Tuesday, January 18, 2011


Sometimes you see a status report where the author claims a project is 99% complete.  Usually the author is trying to convey the impression that everything is almost done, just about finished, the end is in sight, and it's all over but the cheering.  But very seldom is the truth so rosy.

What usually happens next is that the subsequent status report also says 99% complete.  As a manager you might raise an eyebrow.  But since the project is so close to the end you don't ask any questions.  You let it slide and the author feels like she/he dodged a bullet.  Then the next report is still at 99% done.  You start to feel uncomfortable, but you might be afraid to address the issue.

Now you and the author are both turning a blind eye to the problem.   In reality, if the manager doesn't react early, the manager is becoming complicit with the author in a conspiracy to hide an incomplete job.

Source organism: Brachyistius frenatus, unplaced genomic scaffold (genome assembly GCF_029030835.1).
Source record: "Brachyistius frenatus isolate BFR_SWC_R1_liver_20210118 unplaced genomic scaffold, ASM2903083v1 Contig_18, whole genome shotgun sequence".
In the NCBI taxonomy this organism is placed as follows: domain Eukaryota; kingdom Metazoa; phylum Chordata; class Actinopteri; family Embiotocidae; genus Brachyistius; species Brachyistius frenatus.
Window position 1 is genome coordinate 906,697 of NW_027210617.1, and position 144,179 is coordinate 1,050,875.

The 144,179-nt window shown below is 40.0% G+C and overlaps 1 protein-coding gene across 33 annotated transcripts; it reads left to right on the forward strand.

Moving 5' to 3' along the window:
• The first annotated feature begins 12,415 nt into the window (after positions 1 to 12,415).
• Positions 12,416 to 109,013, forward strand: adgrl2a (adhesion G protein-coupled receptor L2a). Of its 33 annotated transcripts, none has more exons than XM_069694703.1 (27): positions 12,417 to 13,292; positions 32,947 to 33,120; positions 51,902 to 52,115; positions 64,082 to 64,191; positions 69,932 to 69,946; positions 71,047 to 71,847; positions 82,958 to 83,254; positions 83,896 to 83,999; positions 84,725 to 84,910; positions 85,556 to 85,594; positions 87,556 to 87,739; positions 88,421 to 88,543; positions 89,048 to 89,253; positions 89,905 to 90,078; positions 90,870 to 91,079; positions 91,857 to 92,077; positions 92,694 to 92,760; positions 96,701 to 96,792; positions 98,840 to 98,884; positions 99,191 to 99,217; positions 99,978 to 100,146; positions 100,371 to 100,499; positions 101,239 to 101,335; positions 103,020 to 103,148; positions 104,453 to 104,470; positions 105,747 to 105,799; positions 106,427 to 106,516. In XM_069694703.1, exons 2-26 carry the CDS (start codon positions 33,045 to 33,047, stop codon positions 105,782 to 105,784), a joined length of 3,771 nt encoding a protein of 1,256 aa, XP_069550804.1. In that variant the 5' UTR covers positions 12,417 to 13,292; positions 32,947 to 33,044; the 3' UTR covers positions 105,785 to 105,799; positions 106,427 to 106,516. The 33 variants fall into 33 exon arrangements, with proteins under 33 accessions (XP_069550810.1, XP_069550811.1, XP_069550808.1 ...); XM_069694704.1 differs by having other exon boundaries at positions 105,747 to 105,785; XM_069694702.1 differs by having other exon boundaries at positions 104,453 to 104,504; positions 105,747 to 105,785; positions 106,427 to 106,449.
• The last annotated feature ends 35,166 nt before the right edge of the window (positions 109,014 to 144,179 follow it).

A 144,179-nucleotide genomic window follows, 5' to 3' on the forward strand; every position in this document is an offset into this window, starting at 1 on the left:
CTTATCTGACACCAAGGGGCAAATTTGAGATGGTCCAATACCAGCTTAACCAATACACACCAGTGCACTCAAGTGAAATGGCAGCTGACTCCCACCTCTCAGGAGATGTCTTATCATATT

One of the reasons the 99% problem is so seductive and can't be solved easily is because no one wants to address the issue.  Managerial avoidance behavior is reinforced by the fact that no one feels compelled to do anything about it.  After all, the project is almost done, so the team must have done a good job.  Right?  Wrong.

99% is one of the biggest and most seductive lies in management.  Who can get in trouble if something is so close?  But without diving into the reasons for the missing 1%, you don't really know if the project is actually done.  The last 1% may represent the most difficult, or most unpleasant, or most complicated part of the project.  Or, it could be the one part that the project manager doesn't want to address.

The next time you see a status report with a 99% complete status, all the alarm bells need to ring.  As a manager, you need to start asking questions right away.  Don't wait for the problem to slip through the cracks and don't assume that the reported 99% complete represents 99% of the work and time and cost.  The last 1% may hide a nasty roadblock that can't be solved easily.

Now that I've written this post I'm going to keep an eye out for 98% complete status reports.


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